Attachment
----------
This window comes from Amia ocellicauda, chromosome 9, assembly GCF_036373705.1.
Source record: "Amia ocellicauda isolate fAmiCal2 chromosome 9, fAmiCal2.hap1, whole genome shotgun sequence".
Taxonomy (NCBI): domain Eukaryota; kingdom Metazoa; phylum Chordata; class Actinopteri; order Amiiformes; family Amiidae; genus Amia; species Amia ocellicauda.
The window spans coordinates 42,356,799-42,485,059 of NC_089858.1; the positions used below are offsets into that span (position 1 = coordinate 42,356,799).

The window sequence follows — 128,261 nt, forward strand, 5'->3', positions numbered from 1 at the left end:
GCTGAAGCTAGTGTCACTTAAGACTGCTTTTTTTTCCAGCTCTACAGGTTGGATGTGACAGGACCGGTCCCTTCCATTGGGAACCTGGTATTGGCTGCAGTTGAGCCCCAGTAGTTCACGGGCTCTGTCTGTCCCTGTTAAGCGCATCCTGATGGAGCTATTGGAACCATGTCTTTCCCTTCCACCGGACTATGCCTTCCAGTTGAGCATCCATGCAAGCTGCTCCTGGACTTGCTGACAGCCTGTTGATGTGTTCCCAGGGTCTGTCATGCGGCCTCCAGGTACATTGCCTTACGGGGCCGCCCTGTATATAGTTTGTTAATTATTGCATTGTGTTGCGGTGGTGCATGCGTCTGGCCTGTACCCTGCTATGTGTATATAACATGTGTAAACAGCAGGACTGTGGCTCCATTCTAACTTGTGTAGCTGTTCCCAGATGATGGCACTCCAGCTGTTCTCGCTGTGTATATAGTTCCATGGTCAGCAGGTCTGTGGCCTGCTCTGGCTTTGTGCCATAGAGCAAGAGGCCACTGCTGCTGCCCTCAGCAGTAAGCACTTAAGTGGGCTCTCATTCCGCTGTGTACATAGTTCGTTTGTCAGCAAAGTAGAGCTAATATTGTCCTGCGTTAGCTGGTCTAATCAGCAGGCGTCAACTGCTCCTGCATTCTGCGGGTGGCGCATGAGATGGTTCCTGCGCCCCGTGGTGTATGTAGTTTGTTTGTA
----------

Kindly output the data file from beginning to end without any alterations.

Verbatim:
This window comes from Amia ocellicauda, chromosome 9, assembly GCF_036373705.1.
Source record: "Amia ocellicauda isolate fAmiCal2 chromosome 9, fAmiCal2.hap1, whole genome shotgun sequence".
Taxonomy (NCBI): domain Eukaryota; kingdom Metazoa; phylum Chordata; class Actinopteri; order Amiiformes; family Amiidae; genus Amia; species Amia ocellicauda.
The window spans coordinates 42,356,799-42,485,059 of NC_089858.1; the positions used below are offsets into that span (position 1 = coordinate 42,356,799).

The window sequence follows — 128,261 nt, forward strand, 5'->3', positions numbered from 1 at the left end:
GCTGAAGCTAGTGTCACTTAAGACTGCTTTTTTTTCCAGCTCTACAGGTTGGATGTGACAGGACCGGTCCCTTCCATTGGGAACCTGGTATTGGCTGCAGTTGAGCCCCAGTAGTTCACGGGCTCTGTCTGTCCCTGTTAAGCGCATCCTGATGGAGCTATTGGAACCATGTCTTTCCCTTCCACCGGACTATGCCTTCCAGTTGAGCATCCATGCAAGCTGCTCCTGGACTTGCTGACAGCCTGTTGATGTGTTCCCAGGGTCTGTCATGCGGCCTCCAGGTACATTGCCTTACGGGGCCGCCCTGTATATAGTTTGTTAATTATTGCATTGTGTTGCGGTGGTGCATGCGTCTGGCCTGTACCCTGCTATGTGTATATAACATGTGTAAACAGCAGGACTGTGGCTCCATTCTAACTTGTGTAGCTGTTCCCAGATGATGGCACTCCAGCTGTTCTCGCTGTGTATATAGTTCCATGGTCAGCAGGTCTGTGGCCTGCTCTGGCTTTGTGCCATAGAGCAAGAGGCCACTGCTGCTGCCCTCAGCAGTAAGCACTTAAGTGGGCTCTCATTCCGCTGTGTACATAGTTCGTTTGTCAGCAAAGTAGAGCTAATATTGTCCTGCGTTAGCTGGTCTAATCAGCAGGCGTCAACTGCTCCTGCATTCTGCGGGTGGCGCATGAGATGGTTCCTGCGCCCCGTGGTGTATGTAGTTTGTTTGTA